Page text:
"This thread is being closed as it is off-topic and not related to the fire industry." - Isn't that what the Off Duty forum was for?

                          Comment


                          • #14
                            Bones describes our training protocol on extrication pretty good, and we aren't even from the same general region.

                            We don't do it often, but we do occasionally use live persons in our scenarios. These are mostly unit memebers, but we have used the children of members as well. In all cases, the occupants are dressed in full turnouts, including a helmet (Hockey type) and gloves/boots. AND it is all done in slow time. The point is to practice doing the job correctly and to develop good technique.

                            All scenarios are of a basic nature, vehicles are on their wheels and none are "stacked" over the other.

                            For the really fun stuff, we use hose dummy's. One is approx 125lbs, the other is close to 185 or 190lbs. Ya ever try to do spinal on something that has a neck that's 24 inches long? It gets fun some times. One good thing about that though is the "head" weighs about the same or maybe a little more than a real person.
                            If you don't do it RIGHT today, when will you have time to do it over? (Hall of Fame basketball player/coach John Wooden)

                            "I may be slow, but my work is poor." Chief Dave Balding, MVFD

                            "Its not Rocket Science. Just use a LITTLE imagination." (Me)

                            Get it up. Get it on. Get it done!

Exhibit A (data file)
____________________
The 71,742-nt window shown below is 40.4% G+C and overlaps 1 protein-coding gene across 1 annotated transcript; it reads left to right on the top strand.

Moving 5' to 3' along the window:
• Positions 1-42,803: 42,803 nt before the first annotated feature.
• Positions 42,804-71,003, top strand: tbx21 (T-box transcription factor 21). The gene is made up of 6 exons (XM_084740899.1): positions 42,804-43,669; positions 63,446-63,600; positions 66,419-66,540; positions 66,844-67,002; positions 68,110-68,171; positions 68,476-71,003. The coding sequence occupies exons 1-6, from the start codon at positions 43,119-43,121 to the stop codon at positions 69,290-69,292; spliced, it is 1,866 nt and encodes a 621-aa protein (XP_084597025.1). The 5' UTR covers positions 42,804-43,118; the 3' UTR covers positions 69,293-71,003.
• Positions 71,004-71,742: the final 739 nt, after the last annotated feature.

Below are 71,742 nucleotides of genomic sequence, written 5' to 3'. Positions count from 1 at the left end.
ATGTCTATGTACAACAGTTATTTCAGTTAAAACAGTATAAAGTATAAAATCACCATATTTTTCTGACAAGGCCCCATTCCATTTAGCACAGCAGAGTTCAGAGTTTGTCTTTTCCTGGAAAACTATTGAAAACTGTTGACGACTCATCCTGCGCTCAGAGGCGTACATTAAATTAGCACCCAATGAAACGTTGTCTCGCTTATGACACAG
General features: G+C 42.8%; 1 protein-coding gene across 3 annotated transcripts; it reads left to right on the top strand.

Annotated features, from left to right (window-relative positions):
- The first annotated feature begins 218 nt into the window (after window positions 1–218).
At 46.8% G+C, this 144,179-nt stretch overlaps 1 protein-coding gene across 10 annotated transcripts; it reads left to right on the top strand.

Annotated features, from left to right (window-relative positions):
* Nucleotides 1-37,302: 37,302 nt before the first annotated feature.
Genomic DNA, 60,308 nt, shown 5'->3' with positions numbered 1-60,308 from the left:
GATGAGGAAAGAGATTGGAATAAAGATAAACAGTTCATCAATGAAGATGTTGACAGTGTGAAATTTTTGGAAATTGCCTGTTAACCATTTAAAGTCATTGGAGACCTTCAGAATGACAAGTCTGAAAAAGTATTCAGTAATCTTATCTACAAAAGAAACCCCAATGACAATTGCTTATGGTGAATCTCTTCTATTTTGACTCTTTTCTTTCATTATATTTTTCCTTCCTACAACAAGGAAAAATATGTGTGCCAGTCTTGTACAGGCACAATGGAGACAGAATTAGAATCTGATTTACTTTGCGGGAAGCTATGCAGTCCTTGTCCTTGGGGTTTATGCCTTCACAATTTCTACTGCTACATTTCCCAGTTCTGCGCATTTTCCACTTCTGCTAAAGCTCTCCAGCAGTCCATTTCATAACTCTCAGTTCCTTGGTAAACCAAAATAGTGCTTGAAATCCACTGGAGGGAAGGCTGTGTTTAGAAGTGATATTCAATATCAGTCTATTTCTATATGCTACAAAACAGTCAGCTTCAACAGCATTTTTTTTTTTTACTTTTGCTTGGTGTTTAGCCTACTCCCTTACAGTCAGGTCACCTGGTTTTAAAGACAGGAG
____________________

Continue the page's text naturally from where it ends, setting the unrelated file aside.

impossible solved cotidie. miracles postulo viginti - quattuor hora animadverto

                            IACOJ member: Cheers, Play safe y'all.

                            Comment


                            • #15
                              we'll use live people during training of removing patients from vehicles, but when it comes to cutting up a vehicle we'll use dummys then.

                              just on a side note, if you use live victims, make sure the women have shirts tucked in.
                              NREMT-P\ Reserve Volunteer Firefighter\Reserve Police Officer
                              IACOJ Attack

                              Experts built the Titanic, amateurs built the Ark.

                              Comment

                              300x600 Ad Unit (In-View)

                              Collapse

                              Upper 300x250

                              Collapse

                              Taboola

                              Collapse

                              Leader

                              Collapse
                              Working...
                              X